Driving in Japan
The information contained in this section of the Japan Insurance website is designed to help you prepare for all aspects of driving in Japan. Gathered from a variety of sources, this information covers everything from an overview of transport in Japan through to tips on buying a car, understanding the road signs and the traffic rules, and even some simple tips on what to do if involved in an accident. We have also included some ideas for day trips in and around Tokyo to help you experience the fun of Driving in Japan. Happy driving!
➊ Types of Insurance
Compulsory Automobile Liability Insurance (CALI)
Automobile insurance can cover some or all of the following items:
Under Japanese law, all registered vehicles must be covered by Compulsory Automobile Liability Insurance. This compulsory insurance is very similar in concept to that mandated in other countries, and it is designed primarily to protect third parties from injury by any vehicle in an accident. Although compulsory insurance is effective, it is by no means adequate in providing coverage for the insured, property damage to third parties and it does not cover any repair or replacement for damage to the vehicle itself.
In Japan, compulsory insurance covers the following basic third party costs:
Limit of liability
Death: 30 million yen
Injury: 1.2 million yen
Residual disability: 750,000 yen – 40 million yen
|Note:||Compulsory insurance covers the insured party and any individual driving with the Insured's permission. Passengers are also covered as they are deemed to be Third Parties. In addition to compulsory insurance, there is a range of optional insurance available to cover such things as injury and automobile repairs.|
Optional Automobile Insurance
There's no shortage of optional auto insurance coverage and policy types. Collision coverage pays to repair damage to your vehicle caused by a crash. In addition to the standard types of insurance, comprehensive coverage will also pay for damage to your vehicle if it's vandalized or stolen, etc. Both comprehensive and collision coverage generally require you to pay an excess (sometimes known as a 'deductible') before you can claim any money. The amount of the excess is decided at the time of insuring the vehicle, and is typically 50,000 yen, 100,000 yen etc. The point to remember is that the lower the excess you choose, the higher the premium will be. Furthermore, different policies will specify the particular circumstances under which coverage is available.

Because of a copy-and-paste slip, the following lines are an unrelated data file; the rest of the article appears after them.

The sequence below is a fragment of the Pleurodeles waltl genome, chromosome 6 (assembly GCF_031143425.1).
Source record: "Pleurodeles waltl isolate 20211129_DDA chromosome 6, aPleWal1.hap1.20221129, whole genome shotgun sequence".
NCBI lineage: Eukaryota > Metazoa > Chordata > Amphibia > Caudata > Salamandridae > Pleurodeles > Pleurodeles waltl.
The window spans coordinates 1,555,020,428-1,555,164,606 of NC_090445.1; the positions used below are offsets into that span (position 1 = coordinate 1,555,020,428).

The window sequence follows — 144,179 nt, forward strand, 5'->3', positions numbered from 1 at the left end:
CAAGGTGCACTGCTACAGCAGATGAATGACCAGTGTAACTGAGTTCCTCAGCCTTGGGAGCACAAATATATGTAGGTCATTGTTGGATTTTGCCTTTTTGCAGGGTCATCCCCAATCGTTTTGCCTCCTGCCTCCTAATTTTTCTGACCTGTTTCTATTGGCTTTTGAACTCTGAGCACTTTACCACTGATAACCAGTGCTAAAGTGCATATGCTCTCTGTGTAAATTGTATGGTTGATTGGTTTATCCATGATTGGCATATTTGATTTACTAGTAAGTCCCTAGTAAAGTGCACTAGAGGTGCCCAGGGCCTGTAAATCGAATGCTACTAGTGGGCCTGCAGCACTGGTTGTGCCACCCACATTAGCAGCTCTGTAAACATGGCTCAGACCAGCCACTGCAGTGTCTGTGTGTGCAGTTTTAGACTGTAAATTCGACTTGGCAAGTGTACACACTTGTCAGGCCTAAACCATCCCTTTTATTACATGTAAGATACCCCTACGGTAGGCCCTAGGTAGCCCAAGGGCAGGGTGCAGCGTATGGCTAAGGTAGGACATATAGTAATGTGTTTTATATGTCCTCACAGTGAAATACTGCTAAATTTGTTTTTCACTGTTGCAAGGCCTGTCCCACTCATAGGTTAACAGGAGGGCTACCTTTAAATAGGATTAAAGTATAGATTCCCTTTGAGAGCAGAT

Liability coverage provides a fixed amount of coverage for damages that an insured becomes legally liable to pay due to an accident or other negligence. For example, if the insured party drives into a telephone pole, liability coverage will pay to repair damage caused to the pole. The insured party may also be liable for other expenses related to damaging the telephone pole, such as loss of service claims (by the telephone company).
Choosing the right insurance
Most people purchase automobile insurance either over the Internet, directly from large insurance companies, or from insurance agents. Each one has their benefits, so it is up to the consumer to decide carefully which one is best for their needs.
Internet insurers and Insurance companies
Typically, it is very easy to insure a vehicle over the Internet. There are no documents to sign and payment can be made by credit card online. Insurance policies offered over the Internet tend to be cheaper because of the reduced amount of direct contact with customers and a limited variety of products. Similarly, it is relatively easy to create an insurance policy for particular requirements with an insurance company.
On the down side, Internet insurers and Insurance companies generally do not offer the insurance documentation in English. If the insured party happens to become involved in an accident they must follow the standard procedures to lodge their claim and complete any necessary documentation in Japanese. In other words, it may be easy to purchase this insurance, but the claim process can be time consuming and arduous in Japanese.
Also, the internet insurance company has the customer section within the insurance company, so the customer will have to speak with a different operator all the time in order to explain the situation.